CRY works towards
restoring basic rights to underprivileged Indian children.
CRY acts as a link between the millions of Indians who
could provide resources and the thousands of dedicated
fieldworkers struggling to function for lack of them.
Their role is to enable and in so doing create an institution
that is a unique model of a community movement that takes
responsibility for its weakest and most vulnerable members
and motivates and catalyses change on their behalf. CRY
focuses on the four basic rights of children. These were
defined in 1989, by the United Nations Convention on the
Rights of the Child, an international human rights treaty
to which 191 countries, including India, are signatories.
1. the right to survival - to life, health, nutrition,
name and nationality 2. the right to development - to
education, care, leisure, recreation 3. the right to protection
- from exploitation, abuse, neglect
to participation - to expression, information, thought
The CRY Board – reflection
and steps ahead
- The CRY Board came together
as a group of associates of the founder of the organization.
New members have been added over the years to replace
exiting ones and/or to add skills deemed necessary.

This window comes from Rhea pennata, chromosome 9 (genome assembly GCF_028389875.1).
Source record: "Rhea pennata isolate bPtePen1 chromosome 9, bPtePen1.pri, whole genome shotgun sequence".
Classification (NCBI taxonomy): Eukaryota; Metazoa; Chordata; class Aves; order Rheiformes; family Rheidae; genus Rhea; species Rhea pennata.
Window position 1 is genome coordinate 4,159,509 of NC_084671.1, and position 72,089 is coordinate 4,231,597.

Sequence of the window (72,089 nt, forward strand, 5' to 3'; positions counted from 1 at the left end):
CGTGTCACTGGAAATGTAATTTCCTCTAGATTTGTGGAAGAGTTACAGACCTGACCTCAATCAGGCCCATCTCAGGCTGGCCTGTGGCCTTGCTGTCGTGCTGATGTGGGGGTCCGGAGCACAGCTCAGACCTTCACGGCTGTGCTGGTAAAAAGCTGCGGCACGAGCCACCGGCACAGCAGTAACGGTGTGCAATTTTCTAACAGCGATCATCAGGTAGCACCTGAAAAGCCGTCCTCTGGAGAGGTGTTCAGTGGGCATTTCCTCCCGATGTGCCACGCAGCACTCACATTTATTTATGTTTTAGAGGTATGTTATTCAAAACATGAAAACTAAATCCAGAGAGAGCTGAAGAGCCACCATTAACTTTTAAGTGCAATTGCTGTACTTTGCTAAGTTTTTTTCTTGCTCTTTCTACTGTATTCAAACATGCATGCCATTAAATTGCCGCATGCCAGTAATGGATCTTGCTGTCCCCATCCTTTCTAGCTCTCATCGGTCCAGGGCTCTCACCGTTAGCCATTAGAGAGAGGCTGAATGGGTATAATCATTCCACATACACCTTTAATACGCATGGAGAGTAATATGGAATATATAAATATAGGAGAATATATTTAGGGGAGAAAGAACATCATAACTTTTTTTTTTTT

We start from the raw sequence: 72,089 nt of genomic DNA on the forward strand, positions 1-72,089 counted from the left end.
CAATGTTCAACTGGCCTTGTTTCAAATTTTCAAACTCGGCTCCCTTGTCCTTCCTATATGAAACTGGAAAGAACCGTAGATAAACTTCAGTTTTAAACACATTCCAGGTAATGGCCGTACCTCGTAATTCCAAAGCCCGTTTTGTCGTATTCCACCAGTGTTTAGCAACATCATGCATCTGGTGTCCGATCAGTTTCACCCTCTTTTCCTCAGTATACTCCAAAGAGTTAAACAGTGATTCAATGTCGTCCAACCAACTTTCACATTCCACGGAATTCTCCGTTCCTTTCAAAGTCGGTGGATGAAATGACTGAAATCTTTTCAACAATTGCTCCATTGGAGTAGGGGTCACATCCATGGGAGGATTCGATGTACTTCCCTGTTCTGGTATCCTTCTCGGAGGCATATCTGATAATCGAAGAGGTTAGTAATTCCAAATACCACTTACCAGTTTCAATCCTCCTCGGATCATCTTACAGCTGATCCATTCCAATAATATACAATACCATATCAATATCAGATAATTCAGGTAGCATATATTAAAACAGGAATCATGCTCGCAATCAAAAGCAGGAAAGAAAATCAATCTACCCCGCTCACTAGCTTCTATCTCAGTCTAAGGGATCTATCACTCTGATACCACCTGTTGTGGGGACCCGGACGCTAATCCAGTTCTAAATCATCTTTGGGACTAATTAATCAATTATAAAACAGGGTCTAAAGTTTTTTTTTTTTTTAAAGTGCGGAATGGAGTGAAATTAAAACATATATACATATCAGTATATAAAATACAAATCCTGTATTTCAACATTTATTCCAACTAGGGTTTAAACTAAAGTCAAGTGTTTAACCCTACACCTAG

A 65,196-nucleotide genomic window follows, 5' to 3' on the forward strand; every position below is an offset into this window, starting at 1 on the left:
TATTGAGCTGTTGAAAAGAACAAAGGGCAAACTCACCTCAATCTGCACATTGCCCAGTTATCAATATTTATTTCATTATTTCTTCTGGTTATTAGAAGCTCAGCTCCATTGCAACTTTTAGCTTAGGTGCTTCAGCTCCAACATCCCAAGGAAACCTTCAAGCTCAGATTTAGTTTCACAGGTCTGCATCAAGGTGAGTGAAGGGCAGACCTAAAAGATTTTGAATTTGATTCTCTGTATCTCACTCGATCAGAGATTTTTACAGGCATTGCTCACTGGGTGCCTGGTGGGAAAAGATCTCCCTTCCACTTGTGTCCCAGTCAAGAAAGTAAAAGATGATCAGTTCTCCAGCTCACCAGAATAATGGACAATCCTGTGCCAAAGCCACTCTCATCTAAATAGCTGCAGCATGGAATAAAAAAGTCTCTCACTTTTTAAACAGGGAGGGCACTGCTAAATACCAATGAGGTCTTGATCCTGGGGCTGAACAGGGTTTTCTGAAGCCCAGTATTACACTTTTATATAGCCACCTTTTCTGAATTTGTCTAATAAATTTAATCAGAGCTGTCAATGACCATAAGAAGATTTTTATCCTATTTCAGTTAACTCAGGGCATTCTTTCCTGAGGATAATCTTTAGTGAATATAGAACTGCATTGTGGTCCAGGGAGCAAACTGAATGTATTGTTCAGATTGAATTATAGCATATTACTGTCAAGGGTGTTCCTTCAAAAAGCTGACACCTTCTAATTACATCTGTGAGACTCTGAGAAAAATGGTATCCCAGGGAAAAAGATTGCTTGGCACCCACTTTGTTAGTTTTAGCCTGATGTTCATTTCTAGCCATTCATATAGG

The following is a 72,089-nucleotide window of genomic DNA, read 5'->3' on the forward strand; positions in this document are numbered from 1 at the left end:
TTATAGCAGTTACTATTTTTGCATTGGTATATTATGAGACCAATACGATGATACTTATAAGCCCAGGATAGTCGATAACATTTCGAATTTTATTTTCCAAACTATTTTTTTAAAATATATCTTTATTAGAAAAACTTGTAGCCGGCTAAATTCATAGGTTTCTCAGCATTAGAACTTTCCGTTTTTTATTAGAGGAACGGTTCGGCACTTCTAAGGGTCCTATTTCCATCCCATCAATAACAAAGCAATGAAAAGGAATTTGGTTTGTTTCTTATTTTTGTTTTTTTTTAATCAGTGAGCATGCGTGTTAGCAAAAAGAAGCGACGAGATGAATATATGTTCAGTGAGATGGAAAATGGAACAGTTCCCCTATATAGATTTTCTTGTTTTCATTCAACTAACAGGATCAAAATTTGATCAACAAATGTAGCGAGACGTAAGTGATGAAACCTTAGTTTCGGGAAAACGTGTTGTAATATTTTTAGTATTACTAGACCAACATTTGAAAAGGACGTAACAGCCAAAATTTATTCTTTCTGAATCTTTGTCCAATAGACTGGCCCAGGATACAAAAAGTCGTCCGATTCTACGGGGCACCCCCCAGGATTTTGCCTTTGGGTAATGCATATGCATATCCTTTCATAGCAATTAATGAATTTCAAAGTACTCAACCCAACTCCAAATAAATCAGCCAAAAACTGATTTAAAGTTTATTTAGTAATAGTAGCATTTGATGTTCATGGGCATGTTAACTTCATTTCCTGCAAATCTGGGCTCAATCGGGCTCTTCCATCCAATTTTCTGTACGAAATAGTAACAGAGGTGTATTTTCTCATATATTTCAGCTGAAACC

- A common belief and shared
vision of reaching out to the underprivileged children
of India formed the basis of this initial association.
- An extremely strong management
has enabled the Board to focus efforts more on long
term policy and guidance.
- The CRY Board’s special
ability has been to handle organisational crises with
fortitude and efficiency
- Apart from the formal
Board meetings, individual members have been accessible
to the CEO at all times for consultations
- Individual member skills
and expertise are capitalized and every member engaged
individually based on an understanding of member motivations
and availability in terms of time and commitment.
- There is a very high degree
and understanding of accountability and review processes
and systems to evaluate the performance both of the
Board and the management exist and are practiced
- Communication by the CEO
to the Board is optimal with all important events, developments
being communicated immediately with opportunity for
- The relationship between
the Board and the CEO/management, although non hierarchical,
has well established accountability systems in place.
- The Board does not micromanage
and there is clarity in where the role of the Board
stops and that of the management commences.
- CRY has grown at a rapid
pace since its inception and the needs at the Board
level are now rapidly changing.
- There is a conscious awareness
of the same within the Board and the management and
strategies to implement these changes are under discussion
CRY may be contacted
Estate, Sane Guruji Marg, Mumbai - 400 011 Tel -
0091-022-2309 6845 / 2306 3651 / 3647 e-mail: firstname.lastname@example.org